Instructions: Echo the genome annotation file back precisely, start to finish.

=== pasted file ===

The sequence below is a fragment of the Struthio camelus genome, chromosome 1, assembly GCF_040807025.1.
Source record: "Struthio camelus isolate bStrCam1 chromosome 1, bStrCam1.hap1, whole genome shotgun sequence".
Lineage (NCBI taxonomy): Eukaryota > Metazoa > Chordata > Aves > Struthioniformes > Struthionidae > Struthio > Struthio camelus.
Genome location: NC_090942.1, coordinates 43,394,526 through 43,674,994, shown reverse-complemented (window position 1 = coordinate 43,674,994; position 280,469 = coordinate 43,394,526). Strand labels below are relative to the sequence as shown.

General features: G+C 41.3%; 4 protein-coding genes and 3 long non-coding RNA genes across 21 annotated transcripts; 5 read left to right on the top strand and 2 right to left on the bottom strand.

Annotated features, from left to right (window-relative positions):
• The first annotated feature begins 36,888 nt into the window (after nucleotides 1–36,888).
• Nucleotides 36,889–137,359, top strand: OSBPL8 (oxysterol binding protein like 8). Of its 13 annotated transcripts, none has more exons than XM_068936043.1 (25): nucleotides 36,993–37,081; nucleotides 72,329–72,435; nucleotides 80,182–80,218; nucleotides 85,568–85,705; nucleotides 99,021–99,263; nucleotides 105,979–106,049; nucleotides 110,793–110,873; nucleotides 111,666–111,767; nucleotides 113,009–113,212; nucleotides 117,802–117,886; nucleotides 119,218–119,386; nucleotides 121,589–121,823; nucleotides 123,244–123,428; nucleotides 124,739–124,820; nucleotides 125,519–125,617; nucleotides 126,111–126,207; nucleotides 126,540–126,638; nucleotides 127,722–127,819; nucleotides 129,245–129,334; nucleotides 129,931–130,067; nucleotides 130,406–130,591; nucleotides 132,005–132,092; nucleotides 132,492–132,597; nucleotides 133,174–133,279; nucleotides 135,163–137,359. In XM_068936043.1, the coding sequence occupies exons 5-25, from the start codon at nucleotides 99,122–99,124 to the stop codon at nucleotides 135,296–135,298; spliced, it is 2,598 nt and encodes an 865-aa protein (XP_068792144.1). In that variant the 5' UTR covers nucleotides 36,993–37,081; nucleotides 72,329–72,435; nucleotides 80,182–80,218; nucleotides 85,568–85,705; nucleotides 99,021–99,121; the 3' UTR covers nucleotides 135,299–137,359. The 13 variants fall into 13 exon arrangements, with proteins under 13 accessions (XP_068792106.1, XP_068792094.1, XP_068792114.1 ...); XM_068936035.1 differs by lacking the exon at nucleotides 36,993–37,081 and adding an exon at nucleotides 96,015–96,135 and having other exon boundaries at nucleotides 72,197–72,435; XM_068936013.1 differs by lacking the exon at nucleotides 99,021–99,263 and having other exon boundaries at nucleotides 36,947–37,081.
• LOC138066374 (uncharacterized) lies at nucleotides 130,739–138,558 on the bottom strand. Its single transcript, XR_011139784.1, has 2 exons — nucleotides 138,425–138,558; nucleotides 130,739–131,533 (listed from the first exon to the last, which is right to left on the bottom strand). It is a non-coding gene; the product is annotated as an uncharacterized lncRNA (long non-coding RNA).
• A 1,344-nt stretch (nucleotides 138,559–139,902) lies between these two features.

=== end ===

The sequence below is a fragment of the Struthio camelus genome, chromosome 1, assembly GCF_040807025.1.
Source record: "Struthio camelus isolate bStrCam1 chromosome 1, bStrCam1.hap1, whole genome shotgun sequence".
Lineage (NCBI taxonomy): Eukaryota > Metazoa > Chordata > Aves > Struthioniformes > Struthionidae > Struthio > Struthio camelus.
Genome location: NC_090942.1, coordinates 43,394,526 through 43,674,994, shown reverse-complemented (window position 1 = coordinate 43,674,994; position 280,469 = coordinate 43,394,526). Strand labels below are relative to the sequence as shown.

General features: G+C 41.3%; 4 protein-coding genes and 3 long non-coding RNA genes across 21 annotated transcripts; 5 read left to right on the top strand and 2 right to left on the bottom strand.

Annotated features, from left to right (window-relative positions):
• The first annotated feature begins 36,888 nt into the window (after nucleotides 1–36,888).
• Nucleotides 36,889–137,359, top strand: OSBPL8 (oxysterol binding protein like 8). Of its 13 annotated transcripts, none has more exons than XM_068936043.1 (25): nucleotides 36,993–37,081; nucleotides 72,329–72,435; nucleotides 80,182–80,218; nucleotides 85,568–85,705; nucleotides 99,021–99,263; nucleotides 105,979–106,049; nucleotides 110,793–110,873; nucleotides 111,666–111,767; nucleotides 113,009–113,212; nucleotides 117,802–117,886; nucleotides 119,218–119,386; nucleotides 121,589–121,823; nucleotides 123,244–123,428; nucleotides 124,739–124,820; nucleotides 125,519–125,617; nucleotides 126,111–126,207; nucleotides 126,540–126,638; nucleotides 127,722–127,819; nucleotides 129,245–129,334; nucleotides 129,931–130,067; nucleotides 130,406–130,591; nucleotides 132,005–132,092; nucleotides 132,492–132,597; nucleotides 133,174–133,279; nucleotides 135,163–137,359. In XM_068936043.1, the coding sequence occupies exons 5-25, from the start codon at nucleotides 99,122–99,124 to the stop codon at nucleotides 135,296–135,298; spliced, it is 2,598 nt and encodes an 865-aa protein (XP_068792144.1). In that variant the 5' UTR covers nucleotides 36,993–37,081; nucleotides 72,329–72,435; nucleotides 80,182–80,218; nucleotides 85,568–85,705; nucleotides 99,021–99,121; the 3' UTR covers nucleotides 135,299–137,359. The 13 variants fall into 13 exon arrangements, with proteins under 13 accessions (XP_068792106.1, XP_068792094.1, XP_068792114.1 ...); XM_068936035.1 differs by lacking the exon at nucleotides 36,993–37,081 and adding an exon at nucleotides 96,015–96,135 and having other exon boundaries at nucleotides 72,197–72,435; XM_068936013.1 differs by lacking the exon at nucleotides 99,021–99,263 and having other exon boundaries at nucleotides 36,947–37,081.
• LOC138066374 (uncharacterized) lies at nucleotides 130,739–138,558 on the bottom strand. Its single transcript, XR_011139784.1, has 2 exons — nucleotides 138,425–138,558; nucleotides 130,739–131,533 (listed from the first exon to the last, which is right to left on the bottom strand). It is a non-coding gene; the product is annotated as an uncharacterized lncRNA (long non-coding RNA).
• A 1,344-nt stretch (nucleotides 138,559–139,902) lies between these two features.